Our last stop in Morocco was the clamorous and gaudy medina of Marrakech. Getting lost while trying to find our Hamam made it all the more worthwhile to have buckets of hot and cold water dumped on our heads. Our skin was baby-butt smooth after a young lady scrubbed off half an inch of skin with a scratchy black salt glove.
The touts were intense, the food deliciously flavored with spice and the show unending in the famous square of Jemaa el-Fnaa. Snake charmers, story tellers, musicians, and artisans are found here everyday, all day. You can peruse the food stalls proudly displaying their severed goat heads to tempt your palate.
Travel tip- if a lady grabs your arm and starts writing with a henna pen and tells you a ‘free gift’, just run. Unless you want to pay for henna, of course. I call this mark ‘The Tourist Stamp’.
Morocco’s first language is Arabic, the second is French. Cheers to a great adventure, a wonderful country full of curious and friendly people and delicious delectables. Shukraan and au revoir Morocco!
We drove our rental car into the desert. Travel tip- buy water, wine and beer in the town of Ouarzazate (literally the Moroccan Hollywood) on your way through because alcohol is almost impossible to find and you’ll be thirsty. Chapstick is a good thing too. Once you get close to the town of Merzouga any hotel will be offering overnight camel treks and even sunset only treks for the less adventurous. The dunes literally start outside the back door and often times there are camels waiting for the next trek right past the hotel pool.
Buffett dinners seem to be pretty common so expect tagine, vegetables and olives spread out for all. When it comes to your trek ask specific questions. For example, we asked ‘should we bring water?’. Yes, we’re each supposed to bring a bottle of water. ‘What kind of clothes?’. Warm clothes. It’s hot in the day but very cold at night in the desert. We didn’t think to ask ‘should we bring toilet paper?’ (there wasn’t any) or ‘should we bring a light?’ (luckily we had a headlamp and flashlight).
Our group consisted of our guide, Ian and I, a girl from Paris and three Moroccans. When we arrived to camp there was another camp helper who actually lives there. And some cats.
There were a couple snowboards available to go sandboarding which Ian tried successfully. I used it as a sled. Those dunes were steep!
Meknes is an hour away from Fez by bus and has a mellowed down vibe. You can visit the royal granary that was built by a sultan to stable and feed 12,000 horses. A short taxi ride away is the partially excavated Roman town of Volubilis, founded by Berbers in the 3rd century BC and grew to be the Roman capital of Mauritania in the 1st century AD.
We headed to the coast to enjoy fresh oysters in the quiet village of Oualidia and rented a quad to explore the natural lava caves on the beach. You can buy oysters right in the street from peddlers riding bicycles with baskets of oysters and lemons strapped to the handlebars.
Next was the larger seaport town of Essaouira with it’s ramparts, medina, long stretches of beaches and lots of wind surfers in the summertime. I thought the water was too cold in November but Ian did some body surfing.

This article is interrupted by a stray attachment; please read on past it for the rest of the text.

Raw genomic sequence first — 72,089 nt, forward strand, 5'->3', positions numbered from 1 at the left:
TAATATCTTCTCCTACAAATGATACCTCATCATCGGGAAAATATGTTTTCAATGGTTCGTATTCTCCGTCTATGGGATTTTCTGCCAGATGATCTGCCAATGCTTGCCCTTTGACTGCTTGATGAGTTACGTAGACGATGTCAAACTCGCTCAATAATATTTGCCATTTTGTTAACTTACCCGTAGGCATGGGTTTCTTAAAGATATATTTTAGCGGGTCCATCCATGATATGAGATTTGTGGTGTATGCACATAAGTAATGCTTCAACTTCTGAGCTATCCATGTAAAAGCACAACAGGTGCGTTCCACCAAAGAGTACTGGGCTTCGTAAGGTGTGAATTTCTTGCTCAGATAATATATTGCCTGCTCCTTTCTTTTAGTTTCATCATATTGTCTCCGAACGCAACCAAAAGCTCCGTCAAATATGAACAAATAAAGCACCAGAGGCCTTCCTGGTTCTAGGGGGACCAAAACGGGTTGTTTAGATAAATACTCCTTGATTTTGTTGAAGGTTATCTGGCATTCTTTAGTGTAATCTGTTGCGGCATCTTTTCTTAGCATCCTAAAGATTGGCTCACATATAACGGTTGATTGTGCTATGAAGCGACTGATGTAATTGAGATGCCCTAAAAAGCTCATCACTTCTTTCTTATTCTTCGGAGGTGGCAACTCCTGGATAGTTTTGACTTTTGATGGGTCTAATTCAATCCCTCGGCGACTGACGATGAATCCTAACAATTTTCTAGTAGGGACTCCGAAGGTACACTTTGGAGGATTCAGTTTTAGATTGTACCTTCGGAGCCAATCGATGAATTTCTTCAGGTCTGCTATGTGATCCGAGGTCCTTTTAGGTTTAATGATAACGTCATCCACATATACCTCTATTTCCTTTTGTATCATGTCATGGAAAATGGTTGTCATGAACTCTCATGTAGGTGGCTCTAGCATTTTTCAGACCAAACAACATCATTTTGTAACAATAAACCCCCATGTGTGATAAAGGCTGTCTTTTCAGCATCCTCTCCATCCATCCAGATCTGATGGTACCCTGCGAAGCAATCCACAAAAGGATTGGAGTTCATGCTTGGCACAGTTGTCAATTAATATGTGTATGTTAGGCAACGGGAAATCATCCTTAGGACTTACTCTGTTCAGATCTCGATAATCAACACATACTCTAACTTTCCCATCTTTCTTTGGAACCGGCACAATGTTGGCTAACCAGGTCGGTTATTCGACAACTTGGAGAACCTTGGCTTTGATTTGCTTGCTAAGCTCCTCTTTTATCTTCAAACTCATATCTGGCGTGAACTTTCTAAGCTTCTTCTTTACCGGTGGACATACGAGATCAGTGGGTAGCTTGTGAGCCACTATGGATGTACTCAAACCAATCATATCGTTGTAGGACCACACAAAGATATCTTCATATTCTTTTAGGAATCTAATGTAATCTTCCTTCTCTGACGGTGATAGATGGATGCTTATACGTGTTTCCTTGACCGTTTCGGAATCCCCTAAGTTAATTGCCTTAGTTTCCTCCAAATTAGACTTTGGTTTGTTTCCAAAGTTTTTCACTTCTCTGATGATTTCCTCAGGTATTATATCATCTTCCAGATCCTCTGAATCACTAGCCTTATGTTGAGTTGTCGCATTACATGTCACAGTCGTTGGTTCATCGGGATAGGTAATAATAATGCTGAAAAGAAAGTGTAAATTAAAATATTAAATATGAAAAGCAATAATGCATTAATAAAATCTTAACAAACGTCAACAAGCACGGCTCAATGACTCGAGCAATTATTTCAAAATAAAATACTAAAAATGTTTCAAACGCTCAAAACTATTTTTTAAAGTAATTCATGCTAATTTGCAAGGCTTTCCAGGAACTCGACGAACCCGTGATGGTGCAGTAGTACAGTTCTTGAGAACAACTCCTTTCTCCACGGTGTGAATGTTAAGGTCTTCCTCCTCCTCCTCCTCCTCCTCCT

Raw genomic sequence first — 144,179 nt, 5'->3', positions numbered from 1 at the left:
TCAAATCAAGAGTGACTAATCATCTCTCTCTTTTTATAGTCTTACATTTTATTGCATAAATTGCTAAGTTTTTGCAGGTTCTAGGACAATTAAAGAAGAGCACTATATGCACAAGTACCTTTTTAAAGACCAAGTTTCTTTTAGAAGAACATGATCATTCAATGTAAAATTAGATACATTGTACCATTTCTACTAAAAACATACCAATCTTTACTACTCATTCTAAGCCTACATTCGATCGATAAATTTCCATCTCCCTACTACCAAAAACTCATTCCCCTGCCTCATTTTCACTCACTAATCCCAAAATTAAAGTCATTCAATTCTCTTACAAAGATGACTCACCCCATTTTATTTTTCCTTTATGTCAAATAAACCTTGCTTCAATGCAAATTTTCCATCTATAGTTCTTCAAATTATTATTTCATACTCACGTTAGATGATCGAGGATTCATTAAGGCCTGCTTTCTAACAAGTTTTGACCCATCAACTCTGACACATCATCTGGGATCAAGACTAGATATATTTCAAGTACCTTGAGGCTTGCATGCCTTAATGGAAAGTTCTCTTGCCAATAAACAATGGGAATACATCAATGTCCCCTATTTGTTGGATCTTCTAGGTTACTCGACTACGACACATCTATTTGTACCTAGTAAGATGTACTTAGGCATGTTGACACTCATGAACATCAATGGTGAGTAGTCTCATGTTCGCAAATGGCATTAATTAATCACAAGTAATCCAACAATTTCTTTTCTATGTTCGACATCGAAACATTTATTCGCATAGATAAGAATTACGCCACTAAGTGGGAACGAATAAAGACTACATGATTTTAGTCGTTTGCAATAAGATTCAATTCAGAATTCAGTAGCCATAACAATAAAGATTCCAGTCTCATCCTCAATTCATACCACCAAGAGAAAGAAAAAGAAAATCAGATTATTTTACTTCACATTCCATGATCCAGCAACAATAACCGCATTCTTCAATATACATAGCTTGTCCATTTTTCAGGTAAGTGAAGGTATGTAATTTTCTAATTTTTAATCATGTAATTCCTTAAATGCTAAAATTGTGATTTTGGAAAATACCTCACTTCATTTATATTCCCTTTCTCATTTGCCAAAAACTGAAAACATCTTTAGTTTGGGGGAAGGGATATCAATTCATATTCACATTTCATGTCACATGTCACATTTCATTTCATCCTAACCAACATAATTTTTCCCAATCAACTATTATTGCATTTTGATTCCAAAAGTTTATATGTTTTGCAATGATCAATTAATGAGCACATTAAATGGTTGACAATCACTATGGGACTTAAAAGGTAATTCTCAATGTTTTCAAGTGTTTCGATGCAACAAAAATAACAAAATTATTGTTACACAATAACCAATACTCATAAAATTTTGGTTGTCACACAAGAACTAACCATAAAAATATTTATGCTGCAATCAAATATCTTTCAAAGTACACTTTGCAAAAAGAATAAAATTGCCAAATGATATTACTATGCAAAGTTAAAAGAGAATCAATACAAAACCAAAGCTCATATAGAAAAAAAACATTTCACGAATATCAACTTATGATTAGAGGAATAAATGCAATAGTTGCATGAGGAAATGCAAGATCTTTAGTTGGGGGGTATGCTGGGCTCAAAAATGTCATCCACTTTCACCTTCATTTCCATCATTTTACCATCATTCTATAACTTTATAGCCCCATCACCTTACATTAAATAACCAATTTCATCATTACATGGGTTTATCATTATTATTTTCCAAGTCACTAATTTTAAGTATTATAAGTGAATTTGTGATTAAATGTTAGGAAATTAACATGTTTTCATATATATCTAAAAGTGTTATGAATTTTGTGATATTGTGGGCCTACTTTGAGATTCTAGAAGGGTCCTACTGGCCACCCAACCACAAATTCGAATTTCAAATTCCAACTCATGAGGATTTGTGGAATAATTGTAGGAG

We decided to head inland and rented a car in Marrakesh. A decent deal at $300 for 8 days. Getting out of the city was hectic with the horsedrawn buggies, scooters and drivers in every lane but we made it. A night plus another day of driving got us all the way to the famous fortified village of Ait Ben Haddou. Plenty of movies have been shot here including Lawrence of Arabia, Jewel of the Nile, The Mummy, Gladiator, Prince of Persia and parts of Game of Thrones.
It feels like a trip back in time once you walk through one of the dramatic gates of the ancient medina of Fez. The medina is one of the oldest and largest walled cities in the world and a UNESCO world heritage site. Within its labyrinth of alleyways you pass donkeys carrying fresh fruit, barrels of spice, and artisans practicing ancient trades.
Getting a view overlooking the tanneries is an enlightening experience. Your guide begins by handing you a sprig of fresh mint to hold over your nose to help with the smell. Once you’re on the terrace above he explains how the skins are prepared with pigeon droppings and cow urine. The many vats of colored dyes are all vegetable based and men are waist deep stomping on the skins.
Make sure you enter the medina with plenty of time because it’s easy to get lost. Also be aware the pressure is high for you to buy something from all the vendors but a smile and repeating ‘non merci’ (no thank you) will get you by.
There are other sites to see outside of the medina, which makes Fez worth a several day visit. Bring your Imodium, patience and a good heart and enjoy a taste of ancient history alive before your eyes.
We landed in Africa after taking the ferry from Tarifa Spain across the Strait of Gibraltar where the Mediterranean Sea meets the Atlantic Ocean. A handy travel tip is to get to the ferry early and get in line to go through Moroccan immigration while on board. If you’re in line early enough you can enjoy the rest of the ride and just show your stamped passport when you arrive in Tangier. We had a quick snack that included avocado milk (not recommended, avocados don’t have teats) then took a comfortable bus to the quaint town of Chefchaouen in the Rif mountains. Also known as The Blue Pearl, this town has winding streets painted in every shade of pale blue that look purple at night.
It’s very easy to get lost in the winding streets that all start to look the same. In the ‘new town’ a short walk downhill you can find some interesting stores selling the freshest chicken, these girls are still clucking!
Moroccans love their tagine, slow cooked meat and vegetables in a pottery dish that is full of flavor and can arrive bubbling hot. We tried several varieties including lamb, beef and chicken. Yum!